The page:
Nutrition is an important and often overlooked component of recovery from drug addiction. The foods we put into our bodies directly affect hormone balance and neurotransmitter balance. Eating a well-balanced diet supports healthy brain activity and helps the body heal from extended periods of drug abuse. Here are a few components of a diet that supports the recovery process from drug abuse.

Amino Acids

Amino acids are critical to supporting health and wellbeing. Nonessential amino acids can be found in food but aren’t nutritionally required because they can be produced endogenously by the body. Essential amino acids, on the other hand, must be consumed on a daily basis through the foods we eat.  It’s well-known that amino acids are critical for numerous biological processes, including neurotransmitter synthesis, muscle growth, and enzyme production to carry out nearly all biochemical reactions. But did you know that amino acids can help directly in normalizing brain activity associated with addiction?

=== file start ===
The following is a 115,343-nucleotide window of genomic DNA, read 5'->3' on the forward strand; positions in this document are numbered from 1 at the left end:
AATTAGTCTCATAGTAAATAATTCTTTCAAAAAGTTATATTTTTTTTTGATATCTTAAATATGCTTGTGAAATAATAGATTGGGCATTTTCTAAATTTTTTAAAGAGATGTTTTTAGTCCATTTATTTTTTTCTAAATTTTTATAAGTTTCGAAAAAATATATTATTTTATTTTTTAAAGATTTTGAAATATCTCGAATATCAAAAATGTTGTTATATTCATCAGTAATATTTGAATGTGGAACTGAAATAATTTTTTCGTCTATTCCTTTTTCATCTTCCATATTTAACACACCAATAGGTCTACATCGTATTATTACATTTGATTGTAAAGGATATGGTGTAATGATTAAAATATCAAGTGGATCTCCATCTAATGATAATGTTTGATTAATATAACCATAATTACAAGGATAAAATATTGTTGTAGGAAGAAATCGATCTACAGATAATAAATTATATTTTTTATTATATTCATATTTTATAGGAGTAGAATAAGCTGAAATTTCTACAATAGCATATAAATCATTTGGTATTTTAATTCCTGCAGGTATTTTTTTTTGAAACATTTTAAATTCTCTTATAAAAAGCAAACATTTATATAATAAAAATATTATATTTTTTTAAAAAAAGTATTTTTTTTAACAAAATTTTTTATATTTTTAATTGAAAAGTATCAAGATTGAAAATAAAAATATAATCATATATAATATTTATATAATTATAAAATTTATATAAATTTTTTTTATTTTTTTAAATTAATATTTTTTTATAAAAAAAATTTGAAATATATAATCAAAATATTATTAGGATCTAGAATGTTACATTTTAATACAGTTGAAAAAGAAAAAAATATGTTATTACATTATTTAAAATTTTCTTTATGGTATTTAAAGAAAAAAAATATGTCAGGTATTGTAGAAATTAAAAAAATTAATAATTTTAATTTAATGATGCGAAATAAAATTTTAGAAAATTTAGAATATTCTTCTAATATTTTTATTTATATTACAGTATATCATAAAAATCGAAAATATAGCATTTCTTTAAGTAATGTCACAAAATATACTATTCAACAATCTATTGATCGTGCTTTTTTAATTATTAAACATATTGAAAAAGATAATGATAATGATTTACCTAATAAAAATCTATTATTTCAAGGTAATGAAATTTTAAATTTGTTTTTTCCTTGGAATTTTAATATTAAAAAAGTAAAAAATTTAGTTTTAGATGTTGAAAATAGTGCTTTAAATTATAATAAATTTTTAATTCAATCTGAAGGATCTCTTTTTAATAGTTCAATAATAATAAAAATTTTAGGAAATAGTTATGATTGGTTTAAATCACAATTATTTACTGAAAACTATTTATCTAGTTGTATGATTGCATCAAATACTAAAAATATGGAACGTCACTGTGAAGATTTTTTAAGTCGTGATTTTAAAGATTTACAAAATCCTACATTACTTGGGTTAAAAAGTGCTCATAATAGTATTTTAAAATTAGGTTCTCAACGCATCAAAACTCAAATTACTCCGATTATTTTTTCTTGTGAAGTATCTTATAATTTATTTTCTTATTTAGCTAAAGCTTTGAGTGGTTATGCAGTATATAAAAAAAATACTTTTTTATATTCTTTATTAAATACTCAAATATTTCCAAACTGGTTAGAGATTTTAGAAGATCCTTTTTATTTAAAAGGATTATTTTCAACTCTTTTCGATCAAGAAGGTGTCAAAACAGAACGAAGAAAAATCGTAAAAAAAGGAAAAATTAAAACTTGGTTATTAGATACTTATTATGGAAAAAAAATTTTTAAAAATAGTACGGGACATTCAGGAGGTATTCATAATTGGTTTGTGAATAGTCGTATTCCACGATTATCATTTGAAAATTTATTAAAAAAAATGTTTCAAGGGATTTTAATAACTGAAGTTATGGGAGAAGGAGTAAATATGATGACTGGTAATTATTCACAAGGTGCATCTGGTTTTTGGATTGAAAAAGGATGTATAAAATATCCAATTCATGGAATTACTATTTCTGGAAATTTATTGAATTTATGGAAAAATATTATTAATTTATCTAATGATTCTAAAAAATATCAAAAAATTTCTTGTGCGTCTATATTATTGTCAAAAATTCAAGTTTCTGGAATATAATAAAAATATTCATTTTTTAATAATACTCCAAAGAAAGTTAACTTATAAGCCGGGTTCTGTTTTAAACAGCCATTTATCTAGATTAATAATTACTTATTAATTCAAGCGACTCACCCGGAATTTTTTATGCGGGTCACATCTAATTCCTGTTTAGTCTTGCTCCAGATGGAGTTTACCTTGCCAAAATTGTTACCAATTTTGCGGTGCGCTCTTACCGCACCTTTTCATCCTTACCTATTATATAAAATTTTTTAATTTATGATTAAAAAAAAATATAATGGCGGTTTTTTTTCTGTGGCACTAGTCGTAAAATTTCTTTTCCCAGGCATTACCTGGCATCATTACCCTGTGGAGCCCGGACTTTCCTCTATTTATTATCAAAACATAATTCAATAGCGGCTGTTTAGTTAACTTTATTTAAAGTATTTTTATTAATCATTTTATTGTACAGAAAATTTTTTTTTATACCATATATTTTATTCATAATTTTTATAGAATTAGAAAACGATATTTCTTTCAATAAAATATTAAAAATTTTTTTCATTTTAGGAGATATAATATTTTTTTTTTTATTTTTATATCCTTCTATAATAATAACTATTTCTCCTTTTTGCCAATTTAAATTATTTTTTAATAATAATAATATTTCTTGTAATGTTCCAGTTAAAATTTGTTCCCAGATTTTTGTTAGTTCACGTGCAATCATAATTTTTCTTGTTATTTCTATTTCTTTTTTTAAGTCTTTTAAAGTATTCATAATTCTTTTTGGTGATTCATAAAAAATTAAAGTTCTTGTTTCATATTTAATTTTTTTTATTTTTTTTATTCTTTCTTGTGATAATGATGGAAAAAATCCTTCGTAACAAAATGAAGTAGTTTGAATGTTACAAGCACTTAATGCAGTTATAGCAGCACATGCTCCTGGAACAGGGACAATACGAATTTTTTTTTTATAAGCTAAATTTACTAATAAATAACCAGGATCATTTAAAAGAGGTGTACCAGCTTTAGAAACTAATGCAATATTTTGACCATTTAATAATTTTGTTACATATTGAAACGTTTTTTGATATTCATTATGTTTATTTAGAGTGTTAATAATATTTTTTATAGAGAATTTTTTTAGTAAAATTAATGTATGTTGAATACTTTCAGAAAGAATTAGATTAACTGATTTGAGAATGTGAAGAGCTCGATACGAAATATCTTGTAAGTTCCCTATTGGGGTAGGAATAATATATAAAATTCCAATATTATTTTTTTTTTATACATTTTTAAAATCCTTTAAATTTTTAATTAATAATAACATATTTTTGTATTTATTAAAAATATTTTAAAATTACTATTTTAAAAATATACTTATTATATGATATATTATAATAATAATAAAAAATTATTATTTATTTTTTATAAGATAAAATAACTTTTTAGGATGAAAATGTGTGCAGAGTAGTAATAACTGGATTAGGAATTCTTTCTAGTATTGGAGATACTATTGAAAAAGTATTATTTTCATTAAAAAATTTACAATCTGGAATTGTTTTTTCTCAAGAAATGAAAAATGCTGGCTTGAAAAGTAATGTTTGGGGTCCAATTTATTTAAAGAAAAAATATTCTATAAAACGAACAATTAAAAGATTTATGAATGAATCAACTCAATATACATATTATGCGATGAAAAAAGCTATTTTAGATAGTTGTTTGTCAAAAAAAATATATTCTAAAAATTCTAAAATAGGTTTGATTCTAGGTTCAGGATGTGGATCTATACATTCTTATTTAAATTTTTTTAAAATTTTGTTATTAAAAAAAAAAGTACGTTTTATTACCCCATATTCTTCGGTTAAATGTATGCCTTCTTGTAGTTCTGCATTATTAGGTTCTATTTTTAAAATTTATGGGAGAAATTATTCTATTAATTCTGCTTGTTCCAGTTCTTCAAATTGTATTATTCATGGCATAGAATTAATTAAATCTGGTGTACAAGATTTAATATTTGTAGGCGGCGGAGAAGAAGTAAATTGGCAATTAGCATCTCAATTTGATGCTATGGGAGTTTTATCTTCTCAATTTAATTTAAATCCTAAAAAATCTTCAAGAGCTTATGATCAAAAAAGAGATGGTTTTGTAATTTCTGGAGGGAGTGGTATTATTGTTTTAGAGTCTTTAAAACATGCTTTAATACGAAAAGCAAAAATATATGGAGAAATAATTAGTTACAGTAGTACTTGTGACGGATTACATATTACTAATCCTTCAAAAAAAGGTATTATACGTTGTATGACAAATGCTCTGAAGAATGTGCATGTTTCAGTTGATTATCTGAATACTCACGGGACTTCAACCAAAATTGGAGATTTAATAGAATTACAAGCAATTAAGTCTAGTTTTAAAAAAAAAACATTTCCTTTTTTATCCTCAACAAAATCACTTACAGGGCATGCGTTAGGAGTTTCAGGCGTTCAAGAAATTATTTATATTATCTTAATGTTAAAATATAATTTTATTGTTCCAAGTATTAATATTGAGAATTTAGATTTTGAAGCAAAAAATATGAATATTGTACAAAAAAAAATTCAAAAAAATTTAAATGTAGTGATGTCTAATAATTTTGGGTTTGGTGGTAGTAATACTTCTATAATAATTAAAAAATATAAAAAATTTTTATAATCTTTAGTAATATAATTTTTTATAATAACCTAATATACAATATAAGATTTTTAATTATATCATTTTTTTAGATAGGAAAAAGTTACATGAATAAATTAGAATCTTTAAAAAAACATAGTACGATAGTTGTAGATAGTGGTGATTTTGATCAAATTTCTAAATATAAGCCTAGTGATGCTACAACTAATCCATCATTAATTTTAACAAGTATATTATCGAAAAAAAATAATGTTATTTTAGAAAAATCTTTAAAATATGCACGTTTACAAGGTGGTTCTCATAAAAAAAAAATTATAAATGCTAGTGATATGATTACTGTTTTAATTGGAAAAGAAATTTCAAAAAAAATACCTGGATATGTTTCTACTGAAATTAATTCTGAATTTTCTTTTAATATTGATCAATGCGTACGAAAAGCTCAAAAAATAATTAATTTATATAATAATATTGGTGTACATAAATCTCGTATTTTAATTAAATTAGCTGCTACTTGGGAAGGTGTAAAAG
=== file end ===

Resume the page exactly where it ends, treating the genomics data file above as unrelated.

Dr. Charles Gant M.D., Ph.D., is a physician who specializes in addiction treatment and psychiatry. Dr. Gant has also researched the importance of nutrition in supporting a full recovery from opioid addiction. In his research, he has found that certain amino acids – including the essential amino acids leucine, methionine, and phenylalanine- play an important role in synthesizing neurotransmitters and endorphins that function as natural opioids. (4)